Pier Vitale Nuzzo et al These controversial ﬁndings might be explained probably because periostin can act either as a tumor promoter or as a tumor suppressor gene through the expression of different isoforms generated by alternative splicing. Isoforms probably localize differently in the 2 compartments and interact with different signaling pathways, thus resulting in a different biological behavior. For instance, preclinical ﬁndings, discussed in previous sections of the present review, showed that although in bladder cancer cell lines periostin upregulates E-cadherin via Akt/twist inhibition, the opposite effect was obtained in PCa cell lines.15 At present it is not known which isoform or isoforms are expressed in PCa and their compartmental and subcellular localization, because monoclonal antibodies speciﬁcally directed to each single isoform were not available for the IHC studies published so far. Conversely, it is well recognized that isoform 2 is predominantly found in bladder cancer and that isoform 8 is overexpressed in renal cancer.15,70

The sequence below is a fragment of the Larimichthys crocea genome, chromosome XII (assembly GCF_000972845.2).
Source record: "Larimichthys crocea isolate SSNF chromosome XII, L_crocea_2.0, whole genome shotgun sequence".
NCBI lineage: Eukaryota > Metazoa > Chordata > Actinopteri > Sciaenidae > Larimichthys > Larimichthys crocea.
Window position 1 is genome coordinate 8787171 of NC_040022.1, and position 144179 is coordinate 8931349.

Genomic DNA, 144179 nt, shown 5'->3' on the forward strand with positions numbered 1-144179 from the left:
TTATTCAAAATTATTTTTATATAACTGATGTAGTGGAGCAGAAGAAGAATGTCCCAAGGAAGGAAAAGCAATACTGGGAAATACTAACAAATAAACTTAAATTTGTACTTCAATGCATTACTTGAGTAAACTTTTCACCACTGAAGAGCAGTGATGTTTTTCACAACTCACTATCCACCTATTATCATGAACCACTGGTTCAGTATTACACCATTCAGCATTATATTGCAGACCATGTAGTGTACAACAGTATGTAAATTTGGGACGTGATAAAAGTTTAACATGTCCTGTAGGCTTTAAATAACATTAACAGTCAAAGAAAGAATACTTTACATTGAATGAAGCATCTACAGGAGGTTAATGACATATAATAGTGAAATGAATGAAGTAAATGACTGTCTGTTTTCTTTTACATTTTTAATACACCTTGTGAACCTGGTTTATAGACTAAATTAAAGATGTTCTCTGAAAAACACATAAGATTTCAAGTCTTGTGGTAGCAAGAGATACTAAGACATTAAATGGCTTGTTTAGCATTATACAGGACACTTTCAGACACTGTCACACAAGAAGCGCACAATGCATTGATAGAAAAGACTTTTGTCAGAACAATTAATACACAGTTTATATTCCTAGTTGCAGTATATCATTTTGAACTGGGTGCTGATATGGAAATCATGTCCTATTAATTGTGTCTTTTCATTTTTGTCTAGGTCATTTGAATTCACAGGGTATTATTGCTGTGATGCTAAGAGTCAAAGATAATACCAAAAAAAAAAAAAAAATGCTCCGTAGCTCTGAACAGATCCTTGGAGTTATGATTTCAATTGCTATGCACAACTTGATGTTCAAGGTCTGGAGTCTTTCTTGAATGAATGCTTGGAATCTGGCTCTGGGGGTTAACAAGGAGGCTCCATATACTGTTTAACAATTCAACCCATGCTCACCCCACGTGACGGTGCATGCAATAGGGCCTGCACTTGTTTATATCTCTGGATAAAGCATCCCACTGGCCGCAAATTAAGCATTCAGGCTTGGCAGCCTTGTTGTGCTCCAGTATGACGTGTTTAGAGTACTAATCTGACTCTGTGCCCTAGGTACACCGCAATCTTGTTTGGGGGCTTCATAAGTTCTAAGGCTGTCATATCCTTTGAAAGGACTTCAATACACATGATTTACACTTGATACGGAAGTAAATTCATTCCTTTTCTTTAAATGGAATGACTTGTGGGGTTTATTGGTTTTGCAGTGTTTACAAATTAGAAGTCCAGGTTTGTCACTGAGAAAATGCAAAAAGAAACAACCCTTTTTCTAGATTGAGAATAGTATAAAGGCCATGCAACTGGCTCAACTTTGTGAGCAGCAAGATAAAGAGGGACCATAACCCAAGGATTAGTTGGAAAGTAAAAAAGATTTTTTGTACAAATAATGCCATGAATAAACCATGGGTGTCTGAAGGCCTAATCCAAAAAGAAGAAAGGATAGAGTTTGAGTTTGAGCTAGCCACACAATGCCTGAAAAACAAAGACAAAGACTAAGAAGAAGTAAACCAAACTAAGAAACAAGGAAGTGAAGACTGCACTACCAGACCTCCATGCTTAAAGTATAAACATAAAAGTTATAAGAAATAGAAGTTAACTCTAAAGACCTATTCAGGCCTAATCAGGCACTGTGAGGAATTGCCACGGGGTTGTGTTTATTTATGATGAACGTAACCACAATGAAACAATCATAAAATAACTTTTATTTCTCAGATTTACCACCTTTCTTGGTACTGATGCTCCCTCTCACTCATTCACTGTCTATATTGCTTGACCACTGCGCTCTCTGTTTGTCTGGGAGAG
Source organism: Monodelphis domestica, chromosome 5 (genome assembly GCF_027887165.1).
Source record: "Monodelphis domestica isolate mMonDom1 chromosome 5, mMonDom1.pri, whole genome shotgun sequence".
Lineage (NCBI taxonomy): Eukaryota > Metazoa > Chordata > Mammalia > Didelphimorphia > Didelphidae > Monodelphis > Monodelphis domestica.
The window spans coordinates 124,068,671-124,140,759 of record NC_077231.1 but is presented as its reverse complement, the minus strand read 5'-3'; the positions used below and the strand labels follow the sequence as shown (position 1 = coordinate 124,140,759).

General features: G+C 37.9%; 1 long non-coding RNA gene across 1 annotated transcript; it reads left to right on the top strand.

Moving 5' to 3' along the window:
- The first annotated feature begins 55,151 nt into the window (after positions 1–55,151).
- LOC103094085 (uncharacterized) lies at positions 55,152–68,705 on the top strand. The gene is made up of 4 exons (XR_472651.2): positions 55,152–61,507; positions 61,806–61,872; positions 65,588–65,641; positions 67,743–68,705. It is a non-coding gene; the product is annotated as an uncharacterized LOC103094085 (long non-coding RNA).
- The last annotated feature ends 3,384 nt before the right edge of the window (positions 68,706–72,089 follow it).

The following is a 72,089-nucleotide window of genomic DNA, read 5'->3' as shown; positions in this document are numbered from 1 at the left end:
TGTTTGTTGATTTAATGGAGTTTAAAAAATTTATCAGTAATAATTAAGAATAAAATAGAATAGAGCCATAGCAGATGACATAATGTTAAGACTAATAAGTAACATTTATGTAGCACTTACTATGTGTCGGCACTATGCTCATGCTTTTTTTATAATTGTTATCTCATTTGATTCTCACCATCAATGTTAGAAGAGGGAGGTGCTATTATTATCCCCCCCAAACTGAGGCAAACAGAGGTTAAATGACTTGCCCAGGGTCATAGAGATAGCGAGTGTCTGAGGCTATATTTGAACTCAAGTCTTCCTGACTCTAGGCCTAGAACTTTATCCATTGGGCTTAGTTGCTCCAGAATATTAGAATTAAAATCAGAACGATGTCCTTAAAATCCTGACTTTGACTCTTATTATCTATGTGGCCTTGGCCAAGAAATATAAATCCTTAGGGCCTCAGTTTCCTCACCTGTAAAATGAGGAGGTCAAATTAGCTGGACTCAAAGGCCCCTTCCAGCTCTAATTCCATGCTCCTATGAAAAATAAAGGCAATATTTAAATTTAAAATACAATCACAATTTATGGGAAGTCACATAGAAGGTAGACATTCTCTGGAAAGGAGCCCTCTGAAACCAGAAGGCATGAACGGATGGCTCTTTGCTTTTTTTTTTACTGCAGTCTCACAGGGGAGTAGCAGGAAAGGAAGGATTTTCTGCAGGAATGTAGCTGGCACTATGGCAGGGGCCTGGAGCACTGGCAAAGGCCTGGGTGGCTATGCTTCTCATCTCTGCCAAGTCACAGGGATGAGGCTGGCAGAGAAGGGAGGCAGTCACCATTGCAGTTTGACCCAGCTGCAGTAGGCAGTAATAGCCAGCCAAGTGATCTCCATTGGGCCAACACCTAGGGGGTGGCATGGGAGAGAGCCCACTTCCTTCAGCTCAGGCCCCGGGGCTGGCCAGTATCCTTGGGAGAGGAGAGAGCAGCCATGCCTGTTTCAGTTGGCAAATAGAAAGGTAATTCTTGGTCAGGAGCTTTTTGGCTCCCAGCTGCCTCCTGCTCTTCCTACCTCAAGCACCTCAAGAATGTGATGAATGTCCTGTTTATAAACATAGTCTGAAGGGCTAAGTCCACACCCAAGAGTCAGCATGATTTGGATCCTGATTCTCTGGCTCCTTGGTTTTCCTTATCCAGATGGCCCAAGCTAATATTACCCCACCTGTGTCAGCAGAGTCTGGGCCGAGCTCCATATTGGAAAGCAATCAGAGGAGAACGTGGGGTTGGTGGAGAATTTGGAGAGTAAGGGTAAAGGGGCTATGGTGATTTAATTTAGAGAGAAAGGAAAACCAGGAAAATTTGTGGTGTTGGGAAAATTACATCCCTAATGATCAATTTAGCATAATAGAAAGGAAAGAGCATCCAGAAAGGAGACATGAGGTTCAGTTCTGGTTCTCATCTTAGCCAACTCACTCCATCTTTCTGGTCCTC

Role of Periostin As a Prognostic Marker Virtually all of the studies available demonstrated a more or less strict relationship between periostin overexpression (in PCa, renal, and penile cancer) or downregulation (in bladder cancer) and poor prognostic tumor features and poor outcome. As previously mentioned, a correlation between periostin overexpression in cancer tissue and the poorest phenotypes, including high Gleason score or advanced tumor stage, was found in the 4 studies addressing this issue, although results were partially controversial, especially on periostin localization.57,59-61 We have already discussed the methodological and selection bias which might explain the main controversial aspects. Only 2 studies have directly compared, although on a retrospective basis, protein overexpression with clinical outcome, namely with progression-free and/or overall survival.60,61 Both studies conﬁrm that periostin overexpression is strictly associated with either a shorter progression-free or overall survival. In the study reported by Nuzzo et al, periostin overexpression at the stromal level and downregulation at the epithelial level were identiﬁed in a subgroup of patients with a very poor prognosis, showing the shortest progression-free and overall survival.61 These ﬁndings were conﬁrmed in multivariate analysis, suggesting that periostin might add to the prognostic information provided by Gleason score. Periostin overexpression was also found to independently predict cancer-speciﬁc survival in multiparametric models in penile cancer.72 Moreover, a statistically signiﬁcant decreased survival was reported for patients affected by renal cancer who showed periostin overexpression at the epithelial level. These ﬁndings derive from univariate analysis which do not allow assessment of the predictive value of this variable.70 However, these data have been achieved restrospectively in a very large cohort of patients. All previous ﬁndings taken together provide strong evidence in support of the potential role of periostin as a prognostic marker, although they should still be taken with caution. In fact, before periostin could enter clinical practice, the role as a prognostic factor should be tested prospectively and validated in much larger series and methodological issues should be properly addressed, starting from standardization of IHC assays and possibly engineering speciﬁc monoclonal antibodies able to identify the isoform that appears to be mainly involved in each tumor type.